A very positive conversation took place at yesterdayâ€™s HIT Policy Committee meeting, and it put the focus squarely on the physiciansâ€”a focus that in the past seems to have gotten lost in the shuffle.
The Committee was reviewing and finalizing its comments for submission to CMS on the Proposed Rule for Stage 2. A healthy debate ensued regarding who should have to enter the orders into the EHR to satisfy the CPOE requirementsâ€”the physician or a designated clinical staff member. In response to a suggestion that there were reasons for requiring the physician to personally enter the orders into the system, Neil Calman, MD, raised the discussion to another level by asking about the entire purpose of EHRs and meaningful use. Dr. Calman challenged his fellow committee members to think about how an EHR should be expected to change the way physicians practiceâ€”and how it should not. He asked why we would want to bog physicians down with tasks that other staff were already doing instead of helping physicians focus on the work that utilizes their highest skills and expertise.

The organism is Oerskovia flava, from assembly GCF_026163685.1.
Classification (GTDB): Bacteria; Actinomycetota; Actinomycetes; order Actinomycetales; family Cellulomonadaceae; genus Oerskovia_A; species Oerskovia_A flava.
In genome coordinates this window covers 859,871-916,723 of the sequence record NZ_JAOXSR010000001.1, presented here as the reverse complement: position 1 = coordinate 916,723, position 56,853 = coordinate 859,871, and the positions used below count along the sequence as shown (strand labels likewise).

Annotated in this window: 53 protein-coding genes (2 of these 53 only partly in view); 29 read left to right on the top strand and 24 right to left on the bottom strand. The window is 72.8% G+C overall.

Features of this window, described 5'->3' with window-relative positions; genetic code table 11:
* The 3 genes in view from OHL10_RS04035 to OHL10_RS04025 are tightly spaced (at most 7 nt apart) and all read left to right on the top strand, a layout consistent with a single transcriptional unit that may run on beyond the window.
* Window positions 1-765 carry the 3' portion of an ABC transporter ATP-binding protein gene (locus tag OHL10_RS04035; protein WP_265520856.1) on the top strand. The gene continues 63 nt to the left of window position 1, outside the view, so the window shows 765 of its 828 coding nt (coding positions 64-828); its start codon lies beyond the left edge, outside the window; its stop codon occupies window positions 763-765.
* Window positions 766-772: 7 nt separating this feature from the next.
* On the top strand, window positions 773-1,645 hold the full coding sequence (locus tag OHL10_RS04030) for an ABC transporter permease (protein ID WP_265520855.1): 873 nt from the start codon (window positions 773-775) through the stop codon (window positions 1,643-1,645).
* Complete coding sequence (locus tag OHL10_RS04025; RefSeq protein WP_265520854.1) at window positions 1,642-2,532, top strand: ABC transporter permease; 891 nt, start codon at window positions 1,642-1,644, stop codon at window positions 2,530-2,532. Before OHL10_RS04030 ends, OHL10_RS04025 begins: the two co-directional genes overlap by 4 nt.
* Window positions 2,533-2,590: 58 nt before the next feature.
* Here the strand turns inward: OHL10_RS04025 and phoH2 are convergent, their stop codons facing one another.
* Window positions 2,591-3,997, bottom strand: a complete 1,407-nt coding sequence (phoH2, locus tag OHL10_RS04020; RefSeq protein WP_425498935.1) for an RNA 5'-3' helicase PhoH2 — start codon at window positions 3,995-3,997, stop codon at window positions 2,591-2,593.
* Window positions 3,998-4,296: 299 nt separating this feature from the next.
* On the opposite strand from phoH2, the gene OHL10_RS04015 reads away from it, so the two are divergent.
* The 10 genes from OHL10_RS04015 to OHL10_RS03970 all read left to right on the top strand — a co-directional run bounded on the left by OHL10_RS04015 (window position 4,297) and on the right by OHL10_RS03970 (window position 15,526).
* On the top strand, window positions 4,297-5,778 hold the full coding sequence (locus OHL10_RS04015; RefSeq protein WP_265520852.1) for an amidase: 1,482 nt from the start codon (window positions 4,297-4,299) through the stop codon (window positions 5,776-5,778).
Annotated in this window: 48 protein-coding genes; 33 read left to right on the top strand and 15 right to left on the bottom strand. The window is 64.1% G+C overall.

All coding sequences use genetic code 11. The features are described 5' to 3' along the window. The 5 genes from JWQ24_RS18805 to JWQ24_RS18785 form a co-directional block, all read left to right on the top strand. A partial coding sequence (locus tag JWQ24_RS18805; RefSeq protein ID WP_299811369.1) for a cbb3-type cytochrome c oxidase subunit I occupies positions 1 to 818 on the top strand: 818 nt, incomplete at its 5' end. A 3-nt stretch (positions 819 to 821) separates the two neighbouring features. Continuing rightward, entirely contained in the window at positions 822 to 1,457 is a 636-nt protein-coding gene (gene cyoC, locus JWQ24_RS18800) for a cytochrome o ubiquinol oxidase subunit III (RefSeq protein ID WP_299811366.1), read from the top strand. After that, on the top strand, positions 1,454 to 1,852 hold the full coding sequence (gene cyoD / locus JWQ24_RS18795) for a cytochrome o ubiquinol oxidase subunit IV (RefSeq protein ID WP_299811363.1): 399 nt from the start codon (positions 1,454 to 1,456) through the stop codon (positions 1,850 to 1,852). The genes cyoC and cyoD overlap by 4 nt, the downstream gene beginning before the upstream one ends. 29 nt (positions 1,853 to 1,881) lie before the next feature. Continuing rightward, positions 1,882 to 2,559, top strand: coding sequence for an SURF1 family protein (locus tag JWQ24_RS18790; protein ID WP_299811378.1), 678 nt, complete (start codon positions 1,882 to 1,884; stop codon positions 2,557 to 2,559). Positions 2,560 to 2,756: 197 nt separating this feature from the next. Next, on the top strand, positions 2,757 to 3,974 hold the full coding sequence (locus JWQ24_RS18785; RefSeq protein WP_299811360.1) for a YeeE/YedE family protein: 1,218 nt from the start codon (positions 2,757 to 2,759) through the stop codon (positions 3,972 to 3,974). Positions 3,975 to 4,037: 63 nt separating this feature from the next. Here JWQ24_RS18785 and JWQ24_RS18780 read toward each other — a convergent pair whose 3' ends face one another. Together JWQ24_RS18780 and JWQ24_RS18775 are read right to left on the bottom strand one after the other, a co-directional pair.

The EHR incentives are definitely encouraging EHR adoption, but we should not lose sight of why increased adoption is such an important goal. The value of an EHR to a physician is not the $44,000 incentivesâ€”it is the potential for increased productivity and efficiency, better and safer patient care, and the ability to share information. Itâ€™s easy to get caught up in creating comprehensive measures that ensure that the interests of all stakeholders are met, and in doing so, to lose sight of the practical impact on physiciansâ€™ workflow. In the case of yesterdayâ€™s CPOE debate, the committee came up with a recommendation that preserves the intention of the CPOE measureâ€”and meaningful use in generalâ€”while respecting the value of the physiciansâ€™ time. I hope this conversation will set the tone for future meaningful use deliberations.